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Water System Restoration

May 5, 2020

Flushing your water system now is important for homes and businesses that have been closed, or significantly reduced their water use, under Washington’s “Stay Home, Stay Healthy” order.

Corrosion particulates in the plumbing can accumulate, and chlorine residuals normally in the water to provide disinfection may have dissipated, which can cause bacteriological growth. Flushing removes the particulates and refreshes the water in the pipes with clean, chlorinated water from our distribution system.

Here are some steps to take to prepare your home and business water pipes after periods of low flow or no-flow conditions.

Business

Each building is different and will require different actions based on its plumbing systems, use patterns, and source of water supply. Pay particular attention to high-risk equipment such as heating and refrigeration systems, sinks, safety equipment, pools and hot tubs, water features, etc. For more information, refer to the resource links below for recommendations from recognized water industry professionals.

Prepare to flush water pipes:

  1. Remove and clean faucet aerators and showerheads. Leave off during flushing.
  2. Remove point of use filter cartridges, such as the filter in refrigerators, and consider replacing.
  3. Discard ice from ice makers and discard two to three additional batches.

Flush water pipes and internal plumbing:

    1. Begin with fixtures where the water first enters the business.
    2. Systematically flush from bottom to top of the building.
    3. Flush cold water lines first, then the hot water lines.
    4. Flush each fixture at a full flow rate for five minutes or until a noticeable change in water temperature occurs.
    5. Run dishwashers empty for two to three cycles.

Test water

    1. When testing yourself (chlorine, pH, temperature, conductivity), use test equipment with EPA approved methods. Many test kits sold at home improvement stores do not provide highly accurate results but do provide a general indicator.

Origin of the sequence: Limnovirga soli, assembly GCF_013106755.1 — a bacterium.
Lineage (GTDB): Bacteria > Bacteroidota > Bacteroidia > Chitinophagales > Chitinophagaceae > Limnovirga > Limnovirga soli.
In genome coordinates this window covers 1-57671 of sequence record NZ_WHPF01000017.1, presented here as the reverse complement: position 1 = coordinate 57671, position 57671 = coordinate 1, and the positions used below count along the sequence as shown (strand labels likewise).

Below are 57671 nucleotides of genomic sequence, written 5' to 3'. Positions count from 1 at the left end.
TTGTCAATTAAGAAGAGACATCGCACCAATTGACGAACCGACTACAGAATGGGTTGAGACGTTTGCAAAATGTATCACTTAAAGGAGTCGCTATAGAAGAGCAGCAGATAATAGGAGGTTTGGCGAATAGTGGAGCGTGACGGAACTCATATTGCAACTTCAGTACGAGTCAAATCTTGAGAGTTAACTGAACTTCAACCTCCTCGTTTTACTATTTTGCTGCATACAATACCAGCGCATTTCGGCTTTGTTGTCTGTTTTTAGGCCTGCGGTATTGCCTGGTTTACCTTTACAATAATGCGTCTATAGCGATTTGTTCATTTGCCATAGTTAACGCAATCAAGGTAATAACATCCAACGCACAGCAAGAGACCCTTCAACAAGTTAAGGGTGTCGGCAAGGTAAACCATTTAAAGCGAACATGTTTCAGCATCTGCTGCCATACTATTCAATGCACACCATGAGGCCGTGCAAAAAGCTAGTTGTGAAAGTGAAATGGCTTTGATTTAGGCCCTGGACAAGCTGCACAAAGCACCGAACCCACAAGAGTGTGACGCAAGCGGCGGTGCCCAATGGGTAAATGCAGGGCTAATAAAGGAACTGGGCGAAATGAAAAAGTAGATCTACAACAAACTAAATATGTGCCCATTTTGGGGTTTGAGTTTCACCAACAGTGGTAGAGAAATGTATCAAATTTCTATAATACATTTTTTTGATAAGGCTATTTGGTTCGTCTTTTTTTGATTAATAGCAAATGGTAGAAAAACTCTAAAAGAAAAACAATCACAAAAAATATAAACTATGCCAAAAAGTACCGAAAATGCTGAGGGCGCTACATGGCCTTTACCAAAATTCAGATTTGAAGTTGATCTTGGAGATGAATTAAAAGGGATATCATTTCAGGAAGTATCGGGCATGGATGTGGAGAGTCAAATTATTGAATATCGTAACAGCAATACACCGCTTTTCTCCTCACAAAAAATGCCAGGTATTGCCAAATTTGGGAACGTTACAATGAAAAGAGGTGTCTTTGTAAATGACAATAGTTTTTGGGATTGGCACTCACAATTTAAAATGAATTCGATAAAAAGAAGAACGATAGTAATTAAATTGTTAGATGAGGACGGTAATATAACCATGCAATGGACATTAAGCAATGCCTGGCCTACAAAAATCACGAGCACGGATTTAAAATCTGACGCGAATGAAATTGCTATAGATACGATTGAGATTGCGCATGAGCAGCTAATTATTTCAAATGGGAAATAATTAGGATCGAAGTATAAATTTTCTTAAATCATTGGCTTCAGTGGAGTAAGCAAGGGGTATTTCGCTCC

2. When testing professionally, ensure that you work with a State of Washington laboratory accredited for drinking water.
Residential

It is always a good practice to flush your water pipes and faucets for 30 seconds after periods of low or no flow, such as while you are at work or overnight while you are sleeping.  This flushing helps remove routine corrosion particles from the piping and freshens the water.

There are also other steps to take after an extended period of discontinued service (e.g., weeks or months.) A thorough flushing process is appropriate in such situations.

Prepare to flush water pipes:

    1. Remove and clean faucet aerators and showerheads. Leave off during flushing.
    2. Remove point of use filter cartridges, such as the filter in refrigerators, and consider replacing.
    3. Discard ice from ice makers and discard two to three additional batches.

Flush water pipes and internal plumbing:

    1. Begin with fixtures where the water first enters the home.
    2. Systematically flush from bottom to top of the house.
    3. Flush cold water lines first, then the hot water lines.
    4. Flush each fixture at a full flow rate for five minutes or until a noticeable change in water temperature occurs.
    5. Run dishwashers and clothes washers empty for two to three cycles.

Test your water

When testing yourself (chlorine, pH, temperature, conductivity), use test equipment with EPA approved methods. Many test kits sold at home improvement stores do not provide highly accurate results but do provide a general indicator.

Normal Water Chemistry Parameters

Water System Restoration

  • Average pH = 8.59 (expected range is 8.0 to 9.0)
  • Average chlorine residual = 1.11 ppm (expected range is 0.7 to 1.2 ppm)
    • ppm = parts per million

While temperature may change seasonally, chemistry values remain stable.

Additional Resources

Helpful guidance from water industry professionals.

For water quality information, call 253-502-8207 or email WaterQuality@CityofTacoma.org.

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